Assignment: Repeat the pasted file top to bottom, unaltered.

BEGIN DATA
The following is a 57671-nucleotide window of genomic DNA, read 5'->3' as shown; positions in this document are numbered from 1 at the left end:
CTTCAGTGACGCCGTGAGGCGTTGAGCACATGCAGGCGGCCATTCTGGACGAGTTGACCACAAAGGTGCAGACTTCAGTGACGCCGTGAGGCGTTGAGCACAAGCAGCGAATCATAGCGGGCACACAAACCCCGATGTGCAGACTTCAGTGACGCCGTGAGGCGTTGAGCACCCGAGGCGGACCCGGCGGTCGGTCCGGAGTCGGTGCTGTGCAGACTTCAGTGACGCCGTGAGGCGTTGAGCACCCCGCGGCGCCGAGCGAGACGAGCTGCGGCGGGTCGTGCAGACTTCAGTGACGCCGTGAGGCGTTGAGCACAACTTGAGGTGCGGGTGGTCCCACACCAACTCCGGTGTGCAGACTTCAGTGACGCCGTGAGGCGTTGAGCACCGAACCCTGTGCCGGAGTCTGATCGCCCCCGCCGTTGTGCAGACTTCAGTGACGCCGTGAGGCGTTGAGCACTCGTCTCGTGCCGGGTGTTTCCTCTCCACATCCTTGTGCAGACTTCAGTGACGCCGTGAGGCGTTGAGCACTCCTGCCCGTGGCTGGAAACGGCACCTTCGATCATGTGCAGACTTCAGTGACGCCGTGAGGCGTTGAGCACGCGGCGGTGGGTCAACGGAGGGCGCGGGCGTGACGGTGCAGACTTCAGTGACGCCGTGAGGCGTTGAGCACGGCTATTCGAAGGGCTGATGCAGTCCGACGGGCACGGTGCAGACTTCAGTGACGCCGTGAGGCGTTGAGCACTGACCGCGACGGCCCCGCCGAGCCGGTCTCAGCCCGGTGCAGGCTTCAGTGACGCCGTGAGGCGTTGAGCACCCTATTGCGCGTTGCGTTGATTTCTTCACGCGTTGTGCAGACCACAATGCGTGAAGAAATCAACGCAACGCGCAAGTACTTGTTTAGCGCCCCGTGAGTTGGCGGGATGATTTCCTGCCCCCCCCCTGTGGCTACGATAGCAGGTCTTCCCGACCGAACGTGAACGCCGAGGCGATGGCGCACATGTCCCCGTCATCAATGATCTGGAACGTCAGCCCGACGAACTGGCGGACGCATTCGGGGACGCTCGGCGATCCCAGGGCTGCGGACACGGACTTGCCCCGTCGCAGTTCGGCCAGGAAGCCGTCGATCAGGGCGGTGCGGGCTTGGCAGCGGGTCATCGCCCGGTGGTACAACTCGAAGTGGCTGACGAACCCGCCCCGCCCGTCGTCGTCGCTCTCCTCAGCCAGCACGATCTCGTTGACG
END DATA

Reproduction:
The following is a 57671-nucleotide window of genomic DNA, read 5'->3' as shown; positions in this document are numbered from 1 at the left end:
CTTCAGTGACGCCGTGAGGCGTTGAGCACATGCAGGCGGCCATTCTGGACGAGTTGACCACAAAGGTGCAGACTTCAGTGACGCCGTGAGGCGTTGAGCACAAGCAGCGAATCATAGCGGGCACACAAACCCCGATGTGCAGACTTCAGTGACGCCGTGAGGCGTTGAGCACCCGAGGCGGACCCGGCGGTCGGTCCGGAGTCGGTGCTGTGCAGACTTCAGTGACGCCGTGAGGCGTTGAGCACCCCGCGGCGCCGAGCGAGACGAGCTGCGGCGGGTCGTGCAGACTTCAGTGACGCCGTGAGGCGTTGAGCACAACTTGAGGTGCGGGTGGTCCCACACCAACTCCGGTGTGCAGACTTCAGTGACGCCGTGAGGCGTTGAGCACCGAACCCTGTGCCGGAGTCTGATCGCCCCCGCCGTTGTGCAGACTTCAGTGACGCCGTGAGGCGTTGAGCACTCGTCTCGTGCCGGGTGTTTCCTCTCCACATCCTTGTGCAGACTTCAGTGACGCCGTGAGGCGTTGAGCACTCCTGCCCGTGGCTGGAAACGGCACCTTCGATCATGTGCAGACTTCAGTGACGCCGTGAGGCGTTGAGCACGCGGCGGTGGGTCAACGGAGGGCGCGGGCGTGACGGTGCAGACTTCAGTGACGCCGTGAGGCGTTGAGCACGGCTATTCGAAGGGCTGATGCAGTCCGACGGGCACGGTGCAGACTTCAGTGACGCCGTGAGGCGTTGAGCACTGACCGCGACGGCCCCGCCGAGCCGGTCTCAGCCCGGTGCAGGCTTCAGTGACGCCGTGAGGCGTTGAGCACCCTATTGCGCGTTGCGTTGATTTCTTCACGCGTTGTGCAGACCACAATGCGTGAAGAAATCAACGCAACGCGCAAGTACTTGTTTAGCGCCCCGTGAGTTGGCGGGATGATTTCCTGCCCCCCCCCTGTGGCTACGATAGCAGGTCTTCCCGACCGAACGTGAACGCCGAGGCGATGGCGCACATGTCCCCGTCATCAATGATCTGGAACGTCAGCCCGACGAACTGGCGGACGCATTCGGGGACGCTCGGCGATCCCAGGGCTGCGGACACGGACTTGCCCCGTCGCAGTTCGGCCAGGAAGCCGTCGATCAGGGCGGTGCGGGCTTGGCAGCGGGTCATCGCCCGGTGGTACAACTCGAAGTGGCTGACGAACCCGCCCCGCCCGTCGTCGTCGCTCTCCTCAGCCAGCACGATCTCGTTGACG